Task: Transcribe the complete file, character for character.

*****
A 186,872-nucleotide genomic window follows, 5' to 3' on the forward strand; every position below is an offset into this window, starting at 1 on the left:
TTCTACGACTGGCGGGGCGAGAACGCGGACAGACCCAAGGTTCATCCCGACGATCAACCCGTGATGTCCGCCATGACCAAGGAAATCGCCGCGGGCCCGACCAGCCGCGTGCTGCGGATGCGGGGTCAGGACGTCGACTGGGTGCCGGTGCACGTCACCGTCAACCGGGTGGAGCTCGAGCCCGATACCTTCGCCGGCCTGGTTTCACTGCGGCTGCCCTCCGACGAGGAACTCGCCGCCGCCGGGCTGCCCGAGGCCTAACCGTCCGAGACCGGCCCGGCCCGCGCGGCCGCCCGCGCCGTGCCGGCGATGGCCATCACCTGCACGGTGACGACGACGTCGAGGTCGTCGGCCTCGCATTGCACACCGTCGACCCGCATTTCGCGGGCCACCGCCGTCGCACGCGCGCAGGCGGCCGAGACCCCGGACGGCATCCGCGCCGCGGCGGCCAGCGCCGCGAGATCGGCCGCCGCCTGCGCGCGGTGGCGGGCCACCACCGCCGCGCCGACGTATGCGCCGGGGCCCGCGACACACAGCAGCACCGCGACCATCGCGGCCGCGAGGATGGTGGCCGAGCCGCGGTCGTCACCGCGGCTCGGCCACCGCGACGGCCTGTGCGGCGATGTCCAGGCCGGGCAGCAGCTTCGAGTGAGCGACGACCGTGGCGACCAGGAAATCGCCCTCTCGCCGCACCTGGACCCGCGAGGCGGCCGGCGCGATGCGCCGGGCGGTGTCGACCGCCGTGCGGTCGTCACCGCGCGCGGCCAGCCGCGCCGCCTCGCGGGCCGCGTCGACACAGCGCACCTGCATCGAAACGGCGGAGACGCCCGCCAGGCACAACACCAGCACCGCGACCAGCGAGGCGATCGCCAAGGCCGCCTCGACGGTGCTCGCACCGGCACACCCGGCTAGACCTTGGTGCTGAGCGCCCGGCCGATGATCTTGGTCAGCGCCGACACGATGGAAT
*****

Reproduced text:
A 186,872-nucleotide genomic window follows, 5' to 3' on the forward strand; every position below is an offset into this window, starting at 1 on the left:
TTCTACGACTGGCGGGGCGAGAACGCGGACAGACCCAAGGTTCATCCCGACGATCAACCCGTGATGTCCGCCATGACCAAGGAAATCGCCGCGGGCCCGACCAGCCGCGTGCTGCGGATGCGGGGTCAGGACGTCGACTGGGTGCCGGTGCACGTCACCGTCAACCGGGTGGAGCTCGAGCCCGATACCTTCGCCGGCCTGGTTTCACTGCGGCTGCCCTCCGACGAGGAACTCGCCGCCGCCGGGCTGCCCGAGGCCTAACCGTCCGAGACCGGCCCGGCCCGCGCGGCCGCCCGCGCCGTGCCGGCGATGGCCATCACCTGCACGGTGACGACGACGTCGAGGTCGTCGGCCTCGCATTGCACACCGTCGACCCGCATTTCGCGGGCCACCGCCGTCGCACGCGCGCAGGCGGCCGAGACCCCGGACGGCATCCGCGCCGCGGCGGCCAGCGCCGCGAGATCGGCCGCCGCCTGCGCGCGGTGGCGGGCCACCACCGCCGCGCCGACGTATGCGCCGGGGCCCGCGACACACAGCAGCACCGCGACCATCGCGGCCGCGAGGATGGTGGCCGAGCCGCGGTCGTCACCGCGGCTCGGCCACCGCGACGGCCTGTGCGGCGATGTCCAGGCCGGGCAGCAGCTTCGAGTGAGCGACGACCGTGGCGACCAGGAAATCGCCCTCTCGCCGCACCTGGACCCGCGAGGCGGCCGGCGCGATGCGCCGGGCGGTGTCGACCGCCGTGCGGTCGTCACCGCGCGCGGCCAGCCGCGCCGCCTCGCGGGCCGCGTCGACACAGCGCACCTGCATCGAAACGGCGGAGACGCCCGCCAGGCACAACACCAGCACCGCGACCAGCGAGGCGATCGCCAAGGCCGCCTCGACGGTGCTCGCACCGGCACACCCGGCTAGACCTTGGTGCTGAGCGCCCGGCCGATGATCTTGGTCAGCGCCGACACGATGGAAT